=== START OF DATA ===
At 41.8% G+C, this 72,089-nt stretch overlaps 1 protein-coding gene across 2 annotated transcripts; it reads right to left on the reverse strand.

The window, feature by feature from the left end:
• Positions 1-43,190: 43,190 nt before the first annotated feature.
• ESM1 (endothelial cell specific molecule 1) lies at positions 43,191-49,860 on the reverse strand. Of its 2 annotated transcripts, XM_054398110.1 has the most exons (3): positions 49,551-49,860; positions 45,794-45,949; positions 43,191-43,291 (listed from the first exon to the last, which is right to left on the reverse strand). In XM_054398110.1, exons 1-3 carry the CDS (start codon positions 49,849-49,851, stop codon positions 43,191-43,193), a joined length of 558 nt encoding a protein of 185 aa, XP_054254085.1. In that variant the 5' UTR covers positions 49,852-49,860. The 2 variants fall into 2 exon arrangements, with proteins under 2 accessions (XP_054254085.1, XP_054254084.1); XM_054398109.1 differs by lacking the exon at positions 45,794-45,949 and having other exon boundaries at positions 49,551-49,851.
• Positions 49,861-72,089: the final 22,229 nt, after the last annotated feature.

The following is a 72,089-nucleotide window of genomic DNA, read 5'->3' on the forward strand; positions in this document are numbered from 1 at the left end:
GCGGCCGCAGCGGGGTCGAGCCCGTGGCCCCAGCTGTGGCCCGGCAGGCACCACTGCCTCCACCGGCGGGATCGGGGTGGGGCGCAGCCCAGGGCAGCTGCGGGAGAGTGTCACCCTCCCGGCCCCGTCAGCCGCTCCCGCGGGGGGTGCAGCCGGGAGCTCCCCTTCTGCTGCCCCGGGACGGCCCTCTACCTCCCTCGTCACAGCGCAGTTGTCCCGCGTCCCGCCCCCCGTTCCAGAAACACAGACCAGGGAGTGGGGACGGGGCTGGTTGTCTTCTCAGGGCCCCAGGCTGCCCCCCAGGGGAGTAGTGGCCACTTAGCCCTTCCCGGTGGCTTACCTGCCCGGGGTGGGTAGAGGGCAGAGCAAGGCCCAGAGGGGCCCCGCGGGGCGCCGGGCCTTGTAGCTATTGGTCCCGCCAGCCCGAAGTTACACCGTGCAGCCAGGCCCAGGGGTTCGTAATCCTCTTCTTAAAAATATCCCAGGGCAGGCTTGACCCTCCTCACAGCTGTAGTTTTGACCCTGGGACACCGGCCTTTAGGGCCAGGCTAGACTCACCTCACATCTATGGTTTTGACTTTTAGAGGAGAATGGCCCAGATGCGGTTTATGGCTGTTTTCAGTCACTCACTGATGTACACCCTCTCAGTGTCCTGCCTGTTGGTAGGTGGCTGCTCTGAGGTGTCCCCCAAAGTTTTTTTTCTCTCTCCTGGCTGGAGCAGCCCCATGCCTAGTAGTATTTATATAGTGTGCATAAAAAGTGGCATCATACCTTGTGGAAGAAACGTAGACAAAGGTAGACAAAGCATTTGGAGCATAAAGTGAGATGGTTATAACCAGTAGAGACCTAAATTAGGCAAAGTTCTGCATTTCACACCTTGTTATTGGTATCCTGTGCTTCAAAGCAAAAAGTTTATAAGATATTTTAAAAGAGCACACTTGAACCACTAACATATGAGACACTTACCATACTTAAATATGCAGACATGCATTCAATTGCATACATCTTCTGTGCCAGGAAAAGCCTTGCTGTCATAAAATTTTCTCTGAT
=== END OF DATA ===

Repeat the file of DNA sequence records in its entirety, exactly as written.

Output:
At 41.8% G+C, this 72,089-nt stretch overlaps 1 protein-coding gene across 2 annotated transcripts; it reads right to left on the reverse strand.

The window, feature by feature from the left end:
• Positions 1-43,190: 43,190 nt before the first annotated feature.
• ESM1 (endothelial cell specific molecule 1) lies at positions 43,191-49,860 on the reverse strand. Of its 2 annotated transcripts, XM_054398110.1 has the most exons (3): positions 49,551-49,860; positions 45,794-45,949; positions 43,191-43,291 (listed from the first exon to the last, which is right to left on the reverse strand). In XM_054398110.1, exons 1-3 carry the CDS (start codon positions 49,849-49,851, stop codon positions 43,191-43,193), a joined length of 558 nt encoding a protein of 185 aa, XP_054254085.1. In that variant the 5' UTR covers positions 49,852-49,860. The 2 variants fall into 2 exon arrangements, with proteins under 2 accessions (XP_054254085.1, XP_054254084.1); XM_054398109.1 differs by lacking the exon at positions 45,794-45,949 and having other exon boundaries at positions 49,551-49,851.
• Positions 49,861-72,089: the final 22,229 nt, after the last annotated feature.

The following is a 72,089-nucleotide window of genomic DNA, read 5'->3' on the forward strand; positions in this document are numbered from 1 at the left end:
GCGGCCGCAGCGGGGTCGAGCCCGTGGCCCCAGCTGTGGCCCGGCAGGCACCACTGCCTCCACCGGCGGGATCGGGGTGGGGCGCAGCCCAGGGCAGCTGCGGGAGAGTGTCACCCTCCCGGCCCCGTCAGCCGCTCCCGCGGGGGGTGCAGCCGGGAGCTCCCCTTCTGCTGCCCCGGGACGGCCCTCTACCTCCCTCGTCACAGCGCAGTTGTCCCGCGTCCCGCCCCCCGTTCCAGAAACACAGACCAGGGAGTGGGGACGGGGCTGGTTGTCTTCTCAGGGCCCCAGGCTGCCCCCCAGGGGAGTAGTGGCCACTTAGCCCTTCCCGGTGGCTTACCTGCCCGGGGTGGGTAGAGGGCAGAGCAAGGCCCAGAGGGGCCCCGCGGGGCGCCGGGCCTTGTAGCTATTGGTCCCGCCAGCCCGAAGTTACACCGTGCAGCCAGGCCCAGGGGTTCGTAATCCTCTTCTTAAAAATATCCCAGGGCAGGCTTGACCCTCCTCACAGCTGTAGTTTTGACCCTGGGACACCGGCCTTTAGGGCCAGGCTAGACTCACCTCACATCTATGGTTTTGACTTTTAGAGGAGAATGGCCCAGATGCGGTTTATGGCTGTTTTCAGTCACTCACTGATGTACACCCTCTCAGTGTCCTGCCTGTTGGTAGGTGGCTGCTCTGAGGTGTCCCCCAAAGTTTTTTTTCTCTCTCCTGGCTGGAGCAGCCCCATGCCTAGTAGTATTTATATAGTGTGCATAAAAAGTGGCATCATACCTTGTGGAAGAAACGTAGACAAAGGTAGACAAAGCATTTGGAGCATAAAGTGAGATGGTTATAACCAGTAGAGACCTAAATTAGGCAAAGTTCTGCATTTCACACCTTGTTATTGGTATCCTGTGCTTCAAAGCAAAAAGTTTATAAGATATTTTAAAAGAGCACACTTGAACCACTAACATATGAGACACTTACCATACTTAAATATGCAGACATGCATTCAATTGCATACATCTTCTGTGCCAGGAAAAGCCTTGCTGTCATAAAATTTTCTCTGAT